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We are all in the wrong film and only as extras in crowd scenes...

An old friend of this column was frequently heard to opine that increasingly people seemed to believe they were the stars of their own movies and that everyone else were merely bit-part players.

He was decrying the lack of courtesy, consideration and plain old fashioned good manners exhibited on an almost daily basis in the metropolis he had grown up in and seen turn for the worse in his view. And it was hard to disagree after a rush hour commute across north London where pensioners were barged to the ground, wheelchair users considered a nuisance to be pushed past and any mode of public transport that didn’t arrive the instant one got to the stop was a grievous affront.

Where acts of kindness or just normal decency were so few and far between that people looked astonished and assumed an ulterior motive.

It is an insidious mindset that sneaks up on you, if one is not careful one becomes hardened, inured to the suffering of others.

The most graphic and horrifying example of this personally witnessed by your scribe on multiple occasions was, upon hearing an announcement of one of the sadly all too frequent instances of an individual taking their own life on the Tube, you could palpably feel the hostility, resentment and anger from my fellow commuters that they had been inconvenienced.

No thought was given to who the individual was, what had driven them to such as desperate act, or for that matter to the poor train driver traumatised by the incident through no fault of their own.

It is certainly not just London of course where such behaviour occurs although it would probably have a fair claim to have originated the concept of such inculcated sociopathy.

And Thatcher of course, who actively encouraged selfishness, arrogance and contempt for those deemed to be inferior to oneself. Rapacious greed over charity, strength over weakness.

“I’m alright Jack and sod the rest of you.”

But to return to my initial point. This idea that everyone believes they are the star of their own film came back to this column rather forcefully this week as it struggled to make any kind of sense of what the hell is going on in the world at the moment.

For many of us the film we believe we are starring in is more your home movie variety, but the bigger the ego the bigger the production, to the point where even Cecil B DeMille would have blanched at the extravagance of the budget.

The thought also occurred that we might not actually be in the movie we think we are, or understand the plot.

Take conman-in-chief Donald Trump for example (Christ I wish someone would). It is blatantly obvious he believes he is the eponymous star of Orson Welles’s masterpiece Citizen Kane.

It is equally apparent that he hasn’t watched the film all the way through.

Citizen Kane is of course a satire on press baron and well-known fascist sympathiser Randolph Hearst.

The film shows a man who becomes eaten up by the lust for power and avarice to the point that he loses sight of the really important things in life.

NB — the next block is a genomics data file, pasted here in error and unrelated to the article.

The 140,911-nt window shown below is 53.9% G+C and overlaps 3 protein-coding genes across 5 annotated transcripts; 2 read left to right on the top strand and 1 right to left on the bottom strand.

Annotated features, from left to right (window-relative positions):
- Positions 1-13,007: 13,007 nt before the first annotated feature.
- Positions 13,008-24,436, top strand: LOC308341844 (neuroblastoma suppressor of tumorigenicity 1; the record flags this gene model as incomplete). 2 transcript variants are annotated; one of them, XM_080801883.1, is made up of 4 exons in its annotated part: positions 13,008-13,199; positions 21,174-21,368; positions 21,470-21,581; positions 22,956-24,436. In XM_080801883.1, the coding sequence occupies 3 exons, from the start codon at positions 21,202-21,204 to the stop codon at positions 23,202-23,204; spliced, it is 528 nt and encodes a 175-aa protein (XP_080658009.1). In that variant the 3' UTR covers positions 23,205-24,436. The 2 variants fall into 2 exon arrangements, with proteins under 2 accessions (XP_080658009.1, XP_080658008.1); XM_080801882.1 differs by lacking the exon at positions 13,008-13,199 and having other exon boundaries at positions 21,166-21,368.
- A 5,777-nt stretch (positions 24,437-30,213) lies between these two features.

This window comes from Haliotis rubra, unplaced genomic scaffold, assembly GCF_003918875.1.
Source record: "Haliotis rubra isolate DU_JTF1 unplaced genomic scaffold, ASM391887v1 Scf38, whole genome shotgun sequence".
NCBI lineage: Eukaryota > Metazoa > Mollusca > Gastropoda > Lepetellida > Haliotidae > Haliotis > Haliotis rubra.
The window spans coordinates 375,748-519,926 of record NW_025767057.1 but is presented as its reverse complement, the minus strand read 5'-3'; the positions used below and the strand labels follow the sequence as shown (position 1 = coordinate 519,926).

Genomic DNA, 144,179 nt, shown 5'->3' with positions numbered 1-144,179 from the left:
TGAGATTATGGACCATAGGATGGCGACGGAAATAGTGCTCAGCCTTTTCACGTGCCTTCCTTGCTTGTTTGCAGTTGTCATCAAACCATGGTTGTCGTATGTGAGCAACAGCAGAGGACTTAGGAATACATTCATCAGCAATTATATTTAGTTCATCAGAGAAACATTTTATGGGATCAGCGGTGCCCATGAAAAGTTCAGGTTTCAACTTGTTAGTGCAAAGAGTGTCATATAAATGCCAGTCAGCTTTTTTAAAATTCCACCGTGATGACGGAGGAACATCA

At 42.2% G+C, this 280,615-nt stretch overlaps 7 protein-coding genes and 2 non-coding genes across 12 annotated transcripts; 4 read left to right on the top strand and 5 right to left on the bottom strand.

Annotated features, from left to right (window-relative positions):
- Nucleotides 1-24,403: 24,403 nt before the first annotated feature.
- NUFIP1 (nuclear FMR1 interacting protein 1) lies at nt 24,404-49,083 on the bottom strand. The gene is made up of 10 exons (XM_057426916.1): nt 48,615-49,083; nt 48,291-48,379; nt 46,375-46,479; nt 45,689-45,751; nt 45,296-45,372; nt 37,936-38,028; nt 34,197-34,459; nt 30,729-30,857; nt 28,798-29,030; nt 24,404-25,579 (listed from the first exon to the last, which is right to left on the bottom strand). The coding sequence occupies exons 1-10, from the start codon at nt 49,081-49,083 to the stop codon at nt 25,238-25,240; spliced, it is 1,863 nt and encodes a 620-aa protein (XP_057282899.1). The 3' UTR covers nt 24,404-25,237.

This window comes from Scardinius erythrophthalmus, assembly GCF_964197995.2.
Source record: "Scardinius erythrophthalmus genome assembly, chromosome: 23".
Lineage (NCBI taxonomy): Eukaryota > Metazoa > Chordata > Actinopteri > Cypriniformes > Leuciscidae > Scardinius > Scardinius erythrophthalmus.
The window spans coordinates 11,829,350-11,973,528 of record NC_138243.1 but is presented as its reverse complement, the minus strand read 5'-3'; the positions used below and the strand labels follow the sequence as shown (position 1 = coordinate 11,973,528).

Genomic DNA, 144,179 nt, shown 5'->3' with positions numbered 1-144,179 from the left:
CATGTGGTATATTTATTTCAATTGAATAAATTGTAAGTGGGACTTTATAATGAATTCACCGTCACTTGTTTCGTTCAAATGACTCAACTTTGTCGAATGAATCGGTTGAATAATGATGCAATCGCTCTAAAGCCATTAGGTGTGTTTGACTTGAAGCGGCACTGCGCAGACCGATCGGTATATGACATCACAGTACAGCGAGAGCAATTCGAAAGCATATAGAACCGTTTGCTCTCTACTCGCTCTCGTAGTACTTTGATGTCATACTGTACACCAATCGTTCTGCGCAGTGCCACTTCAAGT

Trump seems to have missed the moral centre of the piece somewhat, pilfering the iconography but leaving the message behind.

What Trump obviously didn’t realise was that the images he, ahem, “borrowed” from the film were themselves appropriated from the Third Reich by Welles to show the psychotically bloated ego and megalomania of Kane.

The film Trump is actually closer to starring in is All the President’s Men, the true story of a crooked deceitful and increasingly deranged president, Nixon, brought low by his own hubris and impeached as a result of the Watergate scandal, hoist by his own petard.

And talking of being brought low through one’s own mendacity, it’s not just Trump who has had an erroneously labelled showreel playing in his head in recent weeks.

Leave campaigners appear to think, post-referendum, that they are Michael Caine in Escape to Victory whereas the other side see themselves as Randle P McMurphy in One Flew Over the Cuckoo’s nest.

Personally I feel more like Danny DeVito or Christopher Lloyd’s characters in the same film. I haven’t got a bloody clue what’s going on but I’m pretty sure I don’t like it.

Theresa May patently sees herself as Joan of Arc, again apparently without watching the final reel of that particular celluloid opus, while everyone else sees her as the Witch in the Wizard of Oz.

I half expect her to announce the triggering of Article 50 with the words: “Fly my pretties.”

And then we have Ukip fuhrer Paul Nuttall, who seems to think he’s Kirk Douglas in Spartacus whereas he more closely resembles a bastard hybrid of Zelig and Walter Mitty.

Nuttall, who is — at least he was last time I checked but that may well change — standing for election in Stoke on Trent next week, was this week forced to admit that claims he had lost “close friends” in the Hillsborough disaster were false.

Nuttall has form in this regard, previously having to admit that he does not actually have a doctorate and that he was never a professional footballer with Tranmere among several other claims boasted of on his (now defunct) website profile.

He’s like a Scouse Jeffrey Archer except that it is debatable whether even as odious a rodent as Archer would have exploited the deaths of 96 people and the decades of suffering by the survivors and bereaved relatives in a repugnant attempt to get the sympathy vote, or some form of credibility from his lies.

At time of press he was still clinging to his claim that he was there on that tragic day but if it transpires, as many suspect, that he was not he has truly sunk to a new low even by Ukip’s bottom feeding standards.

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